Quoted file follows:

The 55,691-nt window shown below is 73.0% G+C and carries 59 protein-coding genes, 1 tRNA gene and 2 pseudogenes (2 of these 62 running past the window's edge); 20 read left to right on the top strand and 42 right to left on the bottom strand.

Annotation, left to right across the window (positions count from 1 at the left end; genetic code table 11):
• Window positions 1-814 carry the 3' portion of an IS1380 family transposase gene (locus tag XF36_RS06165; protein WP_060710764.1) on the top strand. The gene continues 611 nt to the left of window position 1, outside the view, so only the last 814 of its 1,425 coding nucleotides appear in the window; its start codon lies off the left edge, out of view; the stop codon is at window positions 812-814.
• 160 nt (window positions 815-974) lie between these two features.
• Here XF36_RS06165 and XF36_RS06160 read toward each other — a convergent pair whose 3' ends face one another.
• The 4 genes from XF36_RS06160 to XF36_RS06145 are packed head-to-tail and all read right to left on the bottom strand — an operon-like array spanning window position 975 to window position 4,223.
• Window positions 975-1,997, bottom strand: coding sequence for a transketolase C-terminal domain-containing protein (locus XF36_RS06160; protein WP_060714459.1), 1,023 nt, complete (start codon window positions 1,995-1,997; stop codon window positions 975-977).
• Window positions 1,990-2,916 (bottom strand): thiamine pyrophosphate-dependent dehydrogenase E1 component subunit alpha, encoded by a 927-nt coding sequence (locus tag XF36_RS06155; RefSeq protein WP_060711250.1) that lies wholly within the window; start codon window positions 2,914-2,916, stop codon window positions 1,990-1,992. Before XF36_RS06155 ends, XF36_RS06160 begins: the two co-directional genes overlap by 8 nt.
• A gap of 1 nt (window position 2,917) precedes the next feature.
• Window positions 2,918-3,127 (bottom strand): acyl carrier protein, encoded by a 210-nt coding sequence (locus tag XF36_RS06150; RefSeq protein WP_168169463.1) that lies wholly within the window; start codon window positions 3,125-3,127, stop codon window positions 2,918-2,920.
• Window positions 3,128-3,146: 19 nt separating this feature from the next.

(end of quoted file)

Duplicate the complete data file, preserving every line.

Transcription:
The 55,691-nt window shown below is 73.0% G+C and carries 59 protein-coding genes, 1 tRNA gene and 2 pseudogenes (2 of these 62 running past the window's edge); 20 read left to right on the top strand and 42 right to left on the bottom strand.

Annotation, left to right across the window (positions count from 1 at the left end; genetic code table 11):
• Window positions 1-814 carry the 3' portion of an IS1380 family transposase gene (locus tag XF36_RS06165; protein WP_060710764.1) on the top strand. The gene continues 611 nt to the left of window position 1, outside the view, so only the last 814 of its 1,425 coding nucleotides appear in the window; its start codon lies off the left edge, out of view; the stop codon is at window positions 812-814.
• 160 nt (window positions 815-974) lie between these two features.
• Here XF36_RS06165 and XF36_RS06160 read toward each other — a convergent pair whose 3' ends face one another.
• The 4 genes from XF36_RS06160 to XF36_RS06145 are packed head-to-tail and all read right to left on the bottom strand — an operon-like array spanning window position 975 to window position 4,223.
• Window positions 975-1,997, bottom strand: coding sequence for a transketolase C-terminal domain-containing protein (locus XF36_RS06160; protein WP_060714459.1), 1,023 nt, complete (start codon window positions 1,995-1,997; stop codon window positions 975-977).
• Window positions 1,990-2,916 (bottom strand): thiamine pyrophosphate-dependent dehydrogenase E1 component subunit alpha, encoded by a 927-nt coding sequence (locus tag XF36_RS06155; RefSeq protein WP_060711250.1) that lies wholly within the window; start codon window positions 2,914-2,916, stop codon window positions 1,990-1,992. Before XF36_RS06155 ends, XF36_RS06160 begins: the two co-directional genes overlap by 8 nt.
• A gap of 1 nt (window position 2,917) precedes the next feature.
• Window positions 2,918-3,127 (bottom strand): acyl carrier protein, encoded by a 210-nt coding sequence (locus tag XF36_RS06150; RefSeq protein WP_168169463.1) that lies wholly within the window; start codon window positions 3,125-3,127, stop codon window positions 2,918-2,920.
• Window positions 3,128-3,146: 19 nt separating this feature from the next.